The report recaps one false statement after another. Just a few examples:

Mr. Trump was livid when journalists revealed that he had unsuccessfully ordered Mr. Mueller’s firing. The president tried to get Mr. McGahn to say publicly that was false, but Mr. McGahn refused, saying that the news reports were accurate. Mr. Mueller’s report notably declared that Mr. McGahn was “credible.”

Mr. Trump also pressed the deputy attorney general, Rod J. Rosenstein, to give a news conference about the firing of the F.B.I. director, James B. Comey. The White House press office wanted Mr. Rosenstein to say it was his idea. Mr. Rosenstein told the president that a news conference was a bad idea “because if the press asked him, he would tell the truth.”


The president has spent the past two years denouncing the news media. He has repeatedly accused reporters of making up sources to destroy his presidency. The report, though, shows not only that some of the most unflattering stories about Mr. Trump were accurate, but also that White House officials knew that was the case even as they heaped criticism on journalists.

In May 2017, for instance, The New York Times disclosed that Mr. Trump had asked Mr. Comey to end the F.B.I.’s investigation into the president’s national security adviser, Michael T. Flynn. Mr. Trump tweeted, “I never asked Comey to stop investigating Flynn. Just more Fake News covering another Comey lie!”

“Despite those denials,” Mr. Mueller wrote, “substantial evidence corroborates Comey’s account.”

In another instance, Mr. Trump appeared to use criticism of the news media as a legal strategy. He attacked a Times article suggesting that his former lawyer, Michael D. Cohen, might cooperate with the Justice Department and provide information about Mr. Trump.


Mr. Trump was quick to declare the report a total vindication.

But federal authorities went out of their way not to exonerate Mr. Trump. They wrote that his conduct in office “presents difficult issues that prevent us from conclusively determining that no criminal conduct occurred.”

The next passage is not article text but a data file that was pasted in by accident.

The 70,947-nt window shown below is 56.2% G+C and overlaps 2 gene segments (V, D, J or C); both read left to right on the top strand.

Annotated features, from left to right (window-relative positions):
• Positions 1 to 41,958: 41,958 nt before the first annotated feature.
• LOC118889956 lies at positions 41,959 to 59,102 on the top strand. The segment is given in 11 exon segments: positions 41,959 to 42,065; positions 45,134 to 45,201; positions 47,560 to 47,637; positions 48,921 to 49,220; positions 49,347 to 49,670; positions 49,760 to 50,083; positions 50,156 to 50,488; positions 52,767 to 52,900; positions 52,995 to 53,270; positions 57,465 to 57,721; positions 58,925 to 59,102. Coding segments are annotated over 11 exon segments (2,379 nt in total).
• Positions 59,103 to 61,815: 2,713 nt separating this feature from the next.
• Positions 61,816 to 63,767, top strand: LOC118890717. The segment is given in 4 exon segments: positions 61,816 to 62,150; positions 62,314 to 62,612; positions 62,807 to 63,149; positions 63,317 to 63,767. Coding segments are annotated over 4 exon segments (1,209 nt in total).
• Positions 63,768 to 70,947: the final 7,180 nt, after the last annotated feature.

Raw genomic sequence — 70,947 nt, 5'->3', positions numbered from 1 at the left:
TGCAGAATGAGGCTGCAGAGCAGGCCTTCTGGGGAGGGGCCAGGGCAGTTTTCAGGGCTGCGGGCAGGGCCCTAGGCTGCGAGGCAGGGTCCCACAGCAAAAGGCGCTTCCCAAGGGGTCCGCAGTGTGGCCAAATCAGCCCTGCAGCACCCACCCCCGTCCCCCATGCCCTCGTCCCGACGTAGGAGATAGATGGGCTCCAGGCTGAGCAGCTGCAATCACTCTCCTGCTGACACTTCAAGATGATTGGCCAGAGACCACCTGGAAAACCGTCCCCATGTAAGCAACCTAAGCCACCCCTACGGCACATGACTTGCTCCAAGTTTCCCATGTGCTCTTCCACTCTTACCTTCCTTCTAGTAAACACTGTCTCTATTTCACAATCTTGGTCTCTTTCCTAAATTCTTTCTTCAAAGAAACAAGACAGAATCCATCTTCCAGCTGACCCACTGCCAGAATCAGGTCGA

If the evidence cleared the president, Mr. Mueller would have said so. It didn’t. (Vol. II, Page 8)


Mr. Trump repeatedly said he was eager to sit for an interview with Mr. Mueller’s team, despite his lawyers’ insistence that doing so would be a terrible idea.

The report makes clear why his lawyers were so worried about it. Mr. Mueller had a huge cache of unanswered questions, misleading and conflicting statements, and unexplained actions with which to confront the president. Sitting for an interview, the report makes clear, would have exposed Mr. Trump to far more problems.

Mr. Mueller said he chose not to subpoena the president because a court fight would delay the investigation. But that decision meant that the authorities were never able to ask the central question in the obstruction case: What was Mr. Trump thinking when he tried repeatedly to undermine the federal investigation?

Mr. Mueller believed he had the authority to subpoena the president. (Vol. II, Page 13)


Mr. Mueller makes explicit what Mr. Trump has repeatedly cast doubt on: Russia secretly manipulated the 2016 presidential election.

The investigation ultimately found no evidence that anyone from Mr. Trump’s campaign participated in that effort, but the report reveals in stark detail the many suspicious interactions that had the F.B.I. so worried. Many of those have been reported, but the report amounts to a compendium that helps explain the origins of the F.B.I. investigation, known as “Crossfire Hurricane.”